In the case of China, the Energy Watch Group pointed out that the official figure of 115 billion metric tons of recoverable reserves had not been updated since 1992, “in spite of the fact that about 20 percent of their then-stated reserves have been produced since then.” According to the EWG study, the limited size of China’s coal reserves places serious constraints on domestic production in the country:
This scenario demonstrates that the high growth rates of the last years must decrease over the next few years and that China will reach maximum production within the next 5–15 years, probably around 2015. The already produced quantities of about 35 billion tons will rise to 113 billion tons (+ 11 billion tons of lignite) until 2050 and finally end at about 120 billion tons (+ 19 billion tons of lignite) around 2100. The steep rise in production of the past years must be followed by a steep decline after 2020.
In other words, although the pace of China’s consumption of its coal is alarming, that pace will be sustained only if China becomes a massive coal importer.
Where might such imports come from? Currently, the runaway leader in coal exports is Australia, with 231 million metric tons of coal moving through the nation’s ports in 2006. Yet even if Australia were to sell its exports exclusively to China, it would amount to less than 10 percent of China’s annual coal appetite.
Figure 3: Historic and Projected Coal Production in China. Source: Energy Watch Group, Coal: Resources and Future Production, EWG-Series No. 1/2007 (Berlin: Energy Watch Group, March 2007).
Fortunately, China’s leadership appears to recognize that the country’s coal addiction must be addressed. Driven by a 2005 law that gives incentives such as fixed rate tariffs and carbon credits to renewable-energy companies, expansion of renewable energy has been proceeding at a torrid pace. By 2008 wind power capacity had reached 12,000 megawatts; a year later the country was reported to be building six large wind farms, each with capacity of 10,000 to 20,000 megawatts. Similarly, China was moving quickly to become the world’s leading manufacturer of photovoltaic cells. In terms of overall investment in renewables, the country was second worldwide (after Germany) and was expected to lead the world by 2009.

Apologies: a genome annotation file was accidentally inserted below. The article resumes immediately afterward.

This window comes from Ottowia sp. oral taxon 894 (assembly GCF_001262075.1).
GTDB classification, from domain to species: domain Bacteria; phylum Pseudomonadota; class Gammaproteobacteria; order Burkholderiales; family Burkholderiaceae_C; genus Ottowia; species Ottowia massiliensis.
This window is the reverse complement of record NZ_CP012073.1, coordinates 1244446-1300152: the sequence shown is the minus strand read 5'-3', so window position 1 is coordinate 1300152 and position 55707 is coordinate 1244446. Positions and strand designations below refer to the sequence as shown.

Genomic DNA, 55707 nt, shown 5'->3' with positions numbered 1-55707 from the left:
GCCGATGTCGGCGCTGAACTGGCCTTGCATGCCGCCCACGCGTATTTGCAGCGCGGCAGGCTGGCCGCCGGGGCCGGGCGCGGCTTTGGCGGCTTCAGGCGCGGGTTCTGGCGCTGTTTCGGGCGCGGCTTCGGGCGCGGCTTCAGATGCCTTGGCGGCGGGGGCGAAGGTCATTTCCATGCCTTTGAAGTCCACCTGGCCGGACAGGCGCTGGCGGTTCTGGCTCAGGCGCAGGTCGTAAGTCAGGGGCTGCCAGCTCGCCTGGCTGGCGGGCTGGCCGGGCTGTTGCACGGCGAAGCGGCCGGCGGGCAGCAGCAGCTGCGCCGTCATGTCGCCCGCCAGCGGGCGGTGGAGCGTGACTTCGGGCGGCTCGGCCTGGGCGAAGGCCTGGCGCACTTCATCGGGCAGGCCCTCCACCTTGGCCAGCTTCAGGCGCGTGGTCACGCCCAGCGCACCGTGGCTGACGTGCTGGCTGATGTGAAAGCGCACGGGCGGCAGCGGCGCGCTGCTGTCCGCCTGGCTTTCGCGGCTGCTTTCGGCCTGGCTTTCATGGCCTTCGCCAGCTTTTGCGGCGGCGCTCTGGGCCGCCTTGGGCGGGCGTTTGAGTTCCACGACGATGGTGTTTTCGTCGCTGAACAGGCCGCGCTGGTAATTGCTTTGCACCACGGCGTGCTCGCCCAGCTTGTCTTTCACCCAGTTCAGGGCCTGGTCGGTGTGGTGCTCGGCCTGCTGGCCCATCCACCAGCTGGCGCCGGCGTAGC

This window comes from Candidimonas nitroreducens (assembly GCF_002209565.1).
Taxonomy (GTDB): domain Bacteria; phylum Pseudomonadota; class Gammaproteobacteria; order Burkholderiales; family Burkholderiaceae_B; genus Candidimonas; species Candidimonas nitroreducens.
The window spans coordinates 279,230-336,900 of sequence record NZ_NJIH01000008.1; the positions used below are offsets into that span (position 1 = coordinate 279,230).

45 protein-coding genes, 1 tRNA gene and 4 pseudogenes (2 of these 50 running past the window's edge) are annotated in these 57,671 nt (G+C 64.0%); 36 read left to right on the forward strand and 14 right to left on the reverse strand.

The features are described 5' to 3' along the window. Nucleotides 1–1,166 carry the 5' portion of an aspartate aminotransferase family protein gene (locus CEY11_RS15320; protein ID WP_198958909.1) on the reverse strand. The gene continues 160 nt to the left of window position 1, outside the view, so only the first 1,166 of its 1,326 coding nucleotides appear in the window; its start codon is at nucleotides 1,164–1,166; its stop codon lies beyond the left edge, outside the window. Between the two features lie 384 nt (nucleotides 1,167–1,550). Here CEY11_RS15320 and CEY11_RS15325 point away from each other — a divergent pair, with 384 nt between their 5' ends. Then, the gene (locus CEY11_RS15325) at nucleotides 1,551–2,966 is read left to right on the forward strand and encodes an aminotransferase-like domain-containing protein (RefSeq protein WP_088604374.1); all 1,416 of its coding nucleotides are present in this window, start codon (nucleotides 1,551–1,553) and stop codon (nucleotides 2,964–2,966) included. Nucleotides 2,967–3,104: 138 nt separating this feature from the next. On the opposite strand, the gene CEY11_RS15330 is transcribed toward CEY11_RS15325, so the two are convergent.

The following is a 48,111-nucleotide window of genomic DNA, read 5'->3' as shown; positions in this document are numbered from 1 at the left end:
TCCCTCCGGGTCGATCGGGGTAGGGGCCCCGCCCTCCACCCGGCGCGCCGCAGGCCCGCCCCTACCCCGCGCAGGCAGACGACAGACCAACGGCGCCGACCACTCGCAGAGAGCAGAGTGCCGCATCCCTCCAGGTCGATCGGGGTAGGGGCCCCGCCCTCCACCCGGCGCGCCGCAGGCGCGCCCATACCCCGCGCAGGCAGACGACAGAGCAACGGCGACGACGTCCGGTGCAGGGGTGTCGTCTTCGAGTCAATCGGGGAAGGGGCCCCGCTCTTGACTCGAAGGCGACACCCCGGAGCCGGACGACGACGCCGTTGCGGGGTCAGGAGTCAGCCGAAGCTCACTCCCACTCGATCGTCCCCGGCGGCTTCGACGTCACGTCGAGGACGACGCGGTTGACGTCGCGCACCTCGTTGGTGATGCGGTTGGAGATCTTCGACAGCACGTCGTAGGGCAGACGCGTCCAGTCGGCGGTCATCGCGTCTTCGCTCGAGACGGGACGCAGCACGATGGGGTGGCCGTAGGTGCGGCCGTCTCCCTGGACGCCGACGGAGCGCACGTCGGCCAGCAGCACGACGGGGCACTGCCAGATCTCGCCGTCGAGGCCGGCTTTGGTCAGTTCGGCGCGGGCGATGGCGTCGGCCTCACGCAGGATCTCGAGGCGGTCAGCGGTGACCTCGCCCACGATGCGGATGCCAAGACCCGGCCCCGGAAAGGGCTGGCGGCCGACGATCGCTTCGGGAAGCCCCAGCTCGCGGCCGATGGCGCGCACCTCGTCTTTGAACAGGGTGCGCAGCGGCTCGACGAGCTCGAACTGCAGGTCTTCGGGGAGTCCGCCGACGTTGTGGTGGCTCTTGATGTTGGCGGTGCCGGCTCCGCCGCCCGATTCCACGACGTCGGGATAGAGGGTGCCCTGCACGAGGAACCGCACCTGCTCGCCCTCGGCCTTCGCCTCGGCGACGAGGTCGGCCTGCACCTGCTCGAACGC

Two other aspects of China’s coal consumption and energy usage must be kept in mind. First, the per capita contribution of greenhouse gases in China remains far lower than that in the United States—four tons of greenhouse gases per person for China, twenty tons per person for the United States. This difference is due to the country’s lower standard of living and to the fact that its consumption of coal, while relatively high, is partially offset by low rates of oil and natural gas consumption. Compared to China’s economy, the U.S. economy has far more potential to make efficiency improvements without reducing the basic standard of living.
Second, China’s contribution to the greenhouse gases currently in the atmosphere, a reflection of historical consumption, remains lower than that of the United States not only on a per capita basis but on an absolute basis. Despite having less than a quarter of China’s population, the United States continues to bear the biggest responsibility for putting the entire world on course toward serious climate change.
Given the determination of China’s leaders to raise the country’s standard of living above its historical status of impoverishment, it is inconceivable that China’s government would accept limitations on its usage of coal without an equal or greater commitment by the United States and other industrialized countries to do the same. In a very real sense, progress in Chinese policies toward limiting coal usage cannot be expected unless Western anti-coal activists are able to limit their countries’ coal consumption, particularly in the United States.
In sum, those who feel that China’s rush to build coal plants makes the quest for a U.S. coal moratorium irrelevant have it exactly backward. If we want China to clean up its act, we have no choice but to take the lead.